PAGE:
Neither Jesus nor Paul, practiced Matthew 18 the way it is typically taught and implemented in many local churches.
Jesus publicly rebuked Peter and called him a name (satan).  According to typical understanding, this violates the alleged requirement of Mt. 18 of first speaking privately with a brother with whom you have an issue. Jesus didn’t take Peter aside and gently try to “counsel him” so as not to hurt Peter’s “feelings” and “offend” him. It was . . . bam . . . there it is . . . an action that feel-good American Church culture is incapable of embracing as biblically legitimate, yet accurately reflects part of Christ’s nature. Christ is not conflicted in His own ethic.
Paul apparently “failed Mt. 18” also because he received a second-hand report (Gasp! something we are allegedly never supposed to do as it violates Mt. 18 . . . supposedly) from those of Chloe’s house concerning the behavior of people in the congregation in Corinth.  Paul did not “go to the source” by talking directly to the offenders and let them give “their side of the story.” He simply believed people talking about other people, and acted on it. Not only did he not go to the source, but he wrote a letter which would have been read in public, based on what he heard in a second hand report: a clear-cut violation of Matthew 18 according to typical applications! He also could never have confronted Peter’s hypocrisy in council as he did not speak to Peter privately first. 
The speech-gossip-control template that is so commonly used in many local churches, obviously betrays Christ in intent and application. Matthew 18 is clearly not the absolute and inflexible rule for all interpersonal and relational dynamics between believers and in the ekklesia. It also does not apply to the systemic abuse of people. Systemic abuse of people is to be shouted from the housetops by anyone, at any time. Abuse does not require some layered, managed, and controlled script. Just bring it into the light . . . period!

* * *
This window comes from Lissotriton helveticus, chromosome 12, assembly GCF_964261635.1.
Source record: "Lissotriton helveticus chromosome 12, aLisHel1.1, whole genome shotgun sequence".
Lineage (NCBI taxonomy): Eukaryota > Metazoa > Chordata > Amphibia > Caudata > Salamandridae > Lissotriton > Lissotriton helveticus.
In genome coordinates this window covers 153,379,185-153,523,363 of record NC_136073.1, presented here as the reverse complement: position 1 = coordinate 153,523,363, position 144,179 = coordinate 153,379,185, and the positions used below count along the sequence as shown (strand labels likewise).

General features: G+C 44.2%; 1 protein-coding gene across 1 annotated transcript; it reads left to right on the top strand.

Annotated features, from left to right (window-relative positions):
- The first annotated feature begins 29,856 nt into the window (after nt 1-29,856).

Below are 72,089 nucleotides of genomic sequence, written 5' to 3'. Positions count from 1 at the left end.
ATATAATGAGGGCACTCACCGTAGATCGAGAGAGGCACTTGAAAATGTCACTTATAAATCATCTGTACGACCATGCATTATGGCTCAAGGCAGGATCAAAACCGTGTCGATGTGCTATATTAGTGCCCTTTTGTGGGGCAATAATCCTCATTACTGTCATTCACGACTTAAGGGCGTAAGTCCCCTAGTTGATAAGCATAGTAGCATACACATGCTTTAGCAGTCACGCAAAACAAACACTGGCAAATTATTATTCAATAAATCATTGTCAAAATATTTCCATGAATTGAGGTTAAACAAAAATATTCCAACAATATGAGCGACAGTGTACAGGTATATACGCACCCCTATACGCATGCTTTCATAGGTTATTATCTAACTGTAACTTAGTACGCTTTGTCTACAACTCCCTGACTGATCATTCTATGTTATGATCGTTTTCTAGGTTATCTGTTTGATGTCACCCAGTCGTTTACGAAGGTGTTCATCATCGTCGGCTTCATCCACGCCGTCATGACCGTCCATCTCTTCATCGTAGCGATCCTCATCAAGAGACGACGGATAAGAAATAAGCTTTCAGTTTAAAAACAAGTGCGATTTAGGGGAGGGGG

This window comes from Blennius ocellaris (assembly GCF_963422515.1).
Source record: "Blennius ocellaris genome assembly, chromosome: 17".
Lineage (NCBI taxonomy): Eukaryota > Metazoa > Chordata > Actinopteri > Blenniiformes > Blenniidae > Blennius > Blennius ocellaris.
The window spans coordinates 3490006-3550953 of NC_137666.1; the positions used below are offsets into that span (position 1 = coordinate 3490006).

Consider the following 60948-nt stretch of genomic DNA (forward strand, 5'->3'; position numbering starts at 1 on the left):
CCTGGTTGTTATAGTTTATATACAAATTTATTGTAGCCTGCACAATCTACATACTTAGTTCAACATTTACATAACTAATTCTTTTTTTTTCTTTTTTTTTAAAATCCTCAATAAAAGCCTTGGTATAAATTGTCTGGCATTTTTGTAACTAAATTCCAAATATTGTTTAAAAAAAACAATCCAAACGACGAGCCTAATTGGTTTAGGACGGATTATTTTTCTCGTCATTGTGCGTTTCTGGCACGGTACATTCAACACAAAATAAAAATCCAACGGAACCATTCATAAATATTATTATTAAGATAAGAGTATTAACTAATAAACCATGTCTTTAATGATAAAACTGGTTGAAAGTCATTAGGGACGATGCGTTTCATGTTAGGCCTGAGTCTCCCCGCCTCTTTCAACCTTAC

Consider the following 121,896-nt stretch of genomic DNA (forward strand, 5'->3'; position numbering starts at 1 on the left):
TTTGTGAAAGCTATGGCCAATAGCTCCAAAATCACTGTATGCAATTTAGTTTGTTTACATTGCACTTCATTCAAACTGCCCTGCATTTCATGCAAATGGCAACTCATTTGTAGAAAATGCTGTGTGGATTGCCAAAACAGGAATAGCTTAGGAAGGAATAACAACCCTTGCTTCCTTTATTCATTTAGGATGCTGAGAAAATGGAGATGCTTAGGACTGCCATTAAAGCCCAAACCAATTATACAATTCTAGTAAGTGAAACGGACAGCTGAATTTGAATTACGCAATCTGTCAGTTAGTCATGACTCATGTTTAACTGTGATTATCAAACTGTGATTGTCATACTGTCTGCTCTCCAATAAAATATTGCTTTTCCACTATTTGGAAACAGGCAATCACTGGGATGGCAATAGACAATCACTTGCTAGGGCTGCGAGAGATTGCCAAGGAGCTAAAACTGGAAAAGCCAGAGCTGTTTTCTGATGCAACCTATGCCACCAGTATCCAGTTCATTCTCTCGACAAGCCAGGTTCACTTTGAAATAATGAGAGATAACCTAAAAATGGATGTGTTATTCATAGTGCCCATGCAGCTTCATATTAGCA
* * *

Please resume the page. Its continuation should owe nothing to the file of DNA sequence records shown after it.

Matthew 18 applies (in a very limited way, you will need to read the whole booklet to understand the limitations) to objective, verifiable, measurable transgressions against one another that upset the peace and well-being of the community. In my experience growing up in local churches, Mt. 18 was presented as covering every conceivable personal offense, hurt, or wound, imaginable. Supposedly, if I even think my brother is upset with me, I am supposed to go to him and resolve it before I bring my gift to the altar (worship). Talk about a formula for paranoia and introspection! Applying the passage this way often causes problems where none previously existed!
Just because someone claims I have hurt his or her feelings does not mean that I have or that his or her claim is legitimate! What if the issue or the problem is not in what I may have said or done, but in the other party’s hyper-sensitive insecurity? The sin is theirs not mine! There is nothing to talk about “together.” The individual has to get over his or her insecurity, not demand a “Mt. 18 intervention.” This is why Matthew 18 cannot apply to subjective issues of hurt feelings. If it did, we would be doing the alleged Matthew 18 protocol all day long, every day. To paraphrase Proverbs, it is the glory of kings to overlook a matter, not demand a Mt. 18 intervention! We can just forgive and move on. Not everything needs to be some gruesome and convoluted process of “confrontation.”